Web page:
However the relationship between Ryan and Graham is strengthened with Graham immediately jumping to Ryan’s defense and refusing to allow any harm to come to his step grandson. We also continue to get reference to Grace whom Ryan and Graham are still mourning for.

I continue to be impressed with Jodie Whittaker’s acting as the Doctor, there were many scenes in the episode where she had the same strength and character as David Tennant and Peter Capaldi and could see previous incarnations of the Doctor within the performance.

While the ending is a little bittersweet with the arrest of Rosa Parks and the Doctor informing her friends that just because history was preserved and Rosa was still a hero remembered in positive light in history, life would only become harder for her during the civil rights movement, it really does have it’s strong moments and concludes with the Doctor reminding the viewers and her friends that Rosa Parks will eventually receive the Presidential Medal of Freedom in 1996 and that her actions would cause waves of goodness throughout the universe.

I give Rosa, the third episode of season 37/11 of Doctor Who five out of five asteroids.

Doctor Who, The Woman Who Fell to Earth Review

After what feels like an eternity, Doctor Who is back with a new series, new Doctor, new companions, new showrunner, new sonic screwdriver, new tardis, new composer for music, and various other new things. Honestly I was worried, not about the Doctor being portrayed for the first time by a woman (I don’t really care the Doctor is a woman now), but from previous episodes by new showrunner Chris Chibnall I feared the show would be boring, and that with BBC marketing the show like crazy focusing primarily on the Doctor now being a woman to the point where I was nearly convinced the Doctor was now a woman primarily as a publicity stunt.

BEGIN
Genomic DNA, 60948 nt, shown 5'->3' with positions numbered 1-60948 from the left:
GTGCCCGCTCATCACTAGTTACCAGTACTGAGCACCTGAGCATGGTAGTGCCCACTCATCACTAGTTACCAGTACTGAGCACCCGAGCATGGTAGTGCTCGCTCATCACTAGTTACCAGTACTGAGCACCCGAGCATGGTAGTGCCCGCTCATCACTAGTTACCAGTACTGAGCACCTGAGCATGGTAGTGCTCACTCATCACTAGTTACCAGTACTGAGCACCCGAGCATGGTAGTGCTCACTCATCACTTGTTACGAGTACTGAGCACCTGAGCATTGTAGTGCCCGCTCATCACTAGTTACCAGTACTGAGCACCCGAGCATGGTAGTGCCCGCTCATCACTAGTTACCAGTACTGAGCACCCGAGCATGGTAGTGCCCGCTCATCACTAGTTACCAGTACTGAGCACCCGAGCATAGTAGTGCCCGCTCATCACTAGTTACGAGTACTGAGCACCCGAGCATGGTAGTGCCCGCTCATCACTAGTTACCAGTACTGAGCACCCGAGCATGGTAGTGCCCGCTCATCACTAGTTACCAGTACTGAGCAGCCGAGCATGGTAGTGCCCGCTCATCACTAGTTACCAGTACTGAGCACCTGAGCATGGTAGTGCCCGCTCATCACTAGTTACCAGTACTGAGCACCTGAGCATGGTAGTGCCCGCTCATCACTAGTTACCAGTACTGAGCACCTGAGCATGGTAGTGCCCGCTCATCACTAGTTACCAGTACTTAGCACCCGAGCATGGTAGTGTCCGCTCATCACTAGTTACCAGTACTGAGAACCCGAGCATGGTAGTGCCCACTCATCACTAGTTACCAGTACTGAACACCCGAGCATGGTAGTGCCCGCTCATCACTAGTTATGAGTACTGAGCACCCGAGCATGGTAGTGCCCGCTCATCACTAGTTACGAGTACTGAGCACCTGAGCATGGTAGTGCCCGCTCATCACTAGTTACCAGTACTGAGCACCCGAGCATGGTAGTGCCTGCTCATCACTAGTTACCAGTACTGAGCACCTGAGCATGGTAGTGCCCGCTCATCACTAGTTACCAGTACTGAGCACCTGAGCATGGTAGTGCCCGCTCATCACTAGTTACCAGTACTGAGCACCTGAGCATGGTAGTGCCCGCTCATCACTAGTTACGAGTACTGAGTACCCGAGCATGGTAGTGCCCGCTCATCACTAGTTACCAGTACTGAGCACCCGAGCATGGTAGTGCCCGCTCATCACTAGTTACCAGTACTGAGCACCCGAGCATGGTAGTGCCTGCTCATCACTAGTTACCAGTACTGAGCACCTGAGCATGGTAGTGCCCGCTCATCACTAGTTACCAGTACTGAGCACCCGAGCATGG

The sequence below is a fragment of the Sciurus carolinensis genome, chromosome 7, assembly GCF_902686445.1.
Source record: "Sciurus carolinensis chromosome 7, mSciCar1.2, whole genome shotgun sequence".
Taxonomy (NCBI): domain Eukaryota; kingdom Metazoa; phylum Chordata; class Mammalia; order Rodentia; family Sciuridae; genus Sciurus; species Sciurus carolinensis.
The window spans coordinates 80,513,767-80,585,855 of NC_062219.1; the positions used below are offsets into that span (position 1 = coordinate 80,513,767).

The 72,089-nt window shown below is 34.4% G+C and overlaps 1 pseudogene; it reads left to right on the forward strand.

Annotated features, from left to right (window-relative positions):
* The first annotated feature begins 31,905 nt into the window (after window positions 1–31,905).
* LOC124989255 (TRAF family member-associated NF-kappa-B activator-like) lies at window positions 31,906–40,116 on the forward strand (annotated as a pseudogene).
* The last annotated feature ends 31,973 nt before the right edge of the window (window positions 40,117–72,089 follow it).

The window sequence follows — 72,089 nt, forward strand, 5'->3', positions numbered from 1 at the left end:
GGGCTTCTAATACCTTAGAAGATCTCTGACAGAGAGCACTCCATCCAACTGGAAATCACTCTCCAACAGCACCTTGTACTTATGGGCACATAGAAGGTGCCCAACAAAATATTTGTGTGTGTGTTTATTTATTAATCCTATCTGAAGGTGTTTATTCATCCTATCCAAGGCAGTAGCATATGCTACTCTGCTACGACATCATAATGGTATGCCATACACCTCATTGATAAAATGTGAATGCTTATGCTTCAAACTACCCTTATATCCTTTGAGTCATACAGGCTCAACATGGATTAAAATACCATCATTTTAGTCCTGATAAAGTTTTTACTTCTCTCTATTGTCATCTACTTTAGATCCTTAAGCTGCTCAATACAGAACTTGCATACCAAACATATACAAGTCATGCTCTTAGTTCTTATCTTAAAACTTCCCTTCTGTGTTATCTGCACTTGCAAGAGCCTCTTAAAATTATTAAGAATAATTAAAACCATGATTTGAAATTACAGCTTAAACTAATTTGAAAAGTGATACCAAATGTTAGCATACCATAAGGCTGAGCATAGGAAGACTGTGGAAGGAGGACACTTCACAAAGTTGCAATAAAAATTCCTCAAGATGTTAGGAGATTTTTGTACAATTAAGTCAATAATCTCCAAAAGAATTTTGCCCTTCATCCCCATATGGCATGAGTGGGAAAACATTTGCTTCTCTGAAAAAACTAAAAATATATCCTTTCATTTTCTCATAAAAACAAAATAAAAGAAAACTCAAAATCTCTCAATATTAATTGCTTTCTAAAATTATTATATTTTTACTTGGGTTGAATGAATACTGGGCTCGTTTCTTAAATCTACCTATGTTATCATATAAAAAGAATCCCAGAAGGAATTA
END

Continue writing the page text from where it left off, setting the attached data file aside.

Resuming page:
My personal fear was that if Chibnall’s writing was boring, then all of the hype and marketing focused on Jodie Whittaker would blow up in the face of BBC and rather than blaming the show runner, history (and some negative portions of the fandom) would place the blame solely on the casting of a female Doctor.

But yesterday came, fans gathered in excitement to see how the new series of Doctor Who would turn out. And the episode was…okay.

Spoilers from this point on, I don’t have the money to throw you out of a tardis to the ground so you can briefly have amnesia.

The episode wasn’t bad, but it wasn’t the most amazing thing in the world, but I am delightfully surprised at how much I enjoyed it and wasn’t bored at all watching the episode. The episode focused on introducing our new protagonists and allowing us to get to know them as people. Instead of using little quirks and ticks our characters are fairly normal everyday people. We have Ryan Sinclair, Yazmin “Yaz” Khan, Grace Sinclair, and her husband Graham O’Brian.

Ryan is a young man who has dyspraxia and kind of reminds me of both Mickey Smith and Rose Tyler. Like Rose and Mickey, Ryan is a good person and does come from a very loving family, but isn’t fully satisfied with life at time and has trouble functioning at times with his dyspraxia condition preventing him from doing activities that seem trivial like riding a bike.